Artist Coby Kennedy has found a city with a kindred spirit. If industrial design and fine arts ever collided geographically, it’s in Detroit. As an industrial designer who turned his attention to the fine arts, Kennedy can see the massive machine dreams that drove the Motor City in designing the streets, the neighborhoods, the people.
“If there’s one thing that has permeated every aspect of Detroit, it’s space,” says Kennedy. “Everything about the city and the culture here seems gargantuan. It’s kind of like the essence of what Detroit became, or the essence of the ideas that industrialists had for the city. They were imagining something very, very big.”
Kennedy can relate. Fresh off receiving his MFA from Columbia University in New York City earlier this year, the 39-year-old artist is accustomed to squeezing large scale artwork out of small NYC studio spaces. He describes his work often “bleeding out” into the hallways and classrooms of Columbia.
At Red Bull House of Art space is an asset, not an issue — and Kennedy is planning to take full advantage. Using mainly concrete, fiberglass and steel, Kennedy is hoping some of his pieces for the residency find their way into the public realm.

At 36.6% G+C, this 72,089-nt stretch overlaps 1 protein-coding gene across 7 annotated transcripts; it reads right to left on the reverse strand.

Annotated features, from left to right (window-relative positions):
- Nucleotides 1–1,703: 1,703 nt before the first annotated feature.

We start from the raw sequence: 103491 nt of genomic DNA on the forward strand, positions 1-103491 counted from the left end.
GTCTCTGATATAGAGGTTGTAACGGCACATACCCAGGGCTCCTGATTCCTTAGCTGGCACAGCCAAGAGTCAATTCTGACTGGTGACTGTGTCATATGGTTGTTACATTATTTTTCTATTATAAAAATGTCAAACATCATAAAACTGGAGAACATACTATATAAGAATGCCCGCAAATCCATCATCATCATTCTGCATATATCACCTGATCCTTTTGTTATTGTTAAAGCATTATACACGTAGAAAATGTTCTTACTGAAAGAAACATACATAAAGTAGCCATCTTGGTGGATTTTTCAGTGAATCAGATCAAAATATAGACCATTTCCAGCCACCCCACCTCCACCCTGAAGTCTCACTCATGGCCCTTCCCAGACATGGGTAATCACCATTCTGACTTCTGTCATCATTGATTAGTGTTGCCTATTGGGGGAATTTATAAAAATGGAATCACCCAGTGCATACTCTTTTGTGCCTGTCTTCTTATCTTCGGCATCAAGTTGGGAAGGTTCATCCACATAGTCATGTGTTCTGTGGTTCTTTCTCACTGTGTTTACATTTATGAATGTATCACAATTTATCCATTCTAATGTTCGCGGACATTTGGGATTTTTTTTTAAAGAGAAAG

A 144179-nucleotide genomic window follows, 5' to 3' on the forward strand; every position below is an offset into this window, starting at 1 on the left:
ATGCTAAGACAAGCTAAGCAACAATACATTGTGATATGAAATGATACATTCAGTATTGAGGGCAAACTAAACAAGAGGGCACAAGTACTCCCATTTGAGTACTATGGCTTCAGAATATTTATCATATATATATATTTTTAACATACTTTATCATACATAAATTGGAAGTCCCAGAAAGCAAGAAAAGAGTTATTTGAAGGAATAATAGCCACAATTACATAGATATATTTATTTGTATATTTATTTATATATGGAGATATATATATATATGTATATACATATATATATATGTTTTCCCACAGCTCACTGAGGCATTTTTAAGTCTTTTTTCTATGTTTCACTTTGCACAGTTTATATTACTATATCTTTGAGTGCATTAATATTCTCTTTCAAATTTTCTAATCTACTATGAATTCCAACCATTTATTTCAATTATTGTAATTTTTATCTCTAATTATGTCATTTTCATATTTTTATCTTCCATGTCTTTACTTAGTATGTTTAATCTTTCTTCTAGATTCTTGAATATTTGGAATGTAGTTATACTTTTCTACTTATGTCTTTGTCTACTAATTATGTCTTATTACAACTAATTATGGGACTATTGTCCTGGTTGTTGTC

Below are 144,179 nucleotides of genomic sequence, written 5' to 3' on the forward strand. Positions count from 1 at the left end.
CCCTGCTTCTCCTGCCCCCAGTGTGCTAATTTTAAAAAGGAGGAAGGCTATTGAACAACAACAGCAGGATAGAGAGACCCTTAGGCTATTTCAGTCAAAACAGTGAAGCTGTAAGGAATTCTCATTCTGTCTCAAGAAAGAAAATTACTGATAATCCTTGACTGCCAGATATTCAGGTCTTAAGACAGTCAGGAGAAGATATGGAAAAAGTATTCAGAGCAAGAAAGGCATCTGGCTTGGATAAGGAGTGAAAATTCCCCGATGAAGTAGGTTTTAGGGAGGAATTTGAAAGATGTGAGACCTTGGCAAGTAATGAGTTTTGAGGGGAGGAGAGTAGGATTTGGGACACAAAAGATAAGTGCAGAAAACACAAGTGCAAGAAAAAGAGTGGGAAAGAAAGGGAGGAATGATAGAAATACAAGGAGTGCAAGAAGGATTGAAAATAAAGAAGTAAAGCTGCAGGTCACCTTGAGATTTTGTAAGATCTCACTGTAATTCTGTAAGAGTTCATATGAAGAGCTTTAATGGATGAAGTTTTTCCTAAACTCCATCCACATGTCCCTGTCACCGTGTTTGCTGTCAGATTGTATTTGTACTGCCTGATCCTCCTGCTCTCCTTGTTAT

“It’s not so much trying something new to go big,” explains Kennedy, “but finally having the freedom to stay big and not shrink stuff down. I spend so much in New York City, I have to shrink down my work to a manageable size that matches the city.”
Kennedy’s multidisciplinary sculptures can feel like functional set pieces pulled from a movie set in a dystopian future that refused to learn lessons from its past. Cinematic and imposing in any medium, Kennedy can make his impact as equally felt on the canvas as via his assault rifle vending machines or New York street signs-turned-makeshift weaponry. There’s contemporary commentary to parse from each piece for sure, but in the way that Kennedy’s body of work is appointing a point system for actions today that will paint a grim future tomorrow.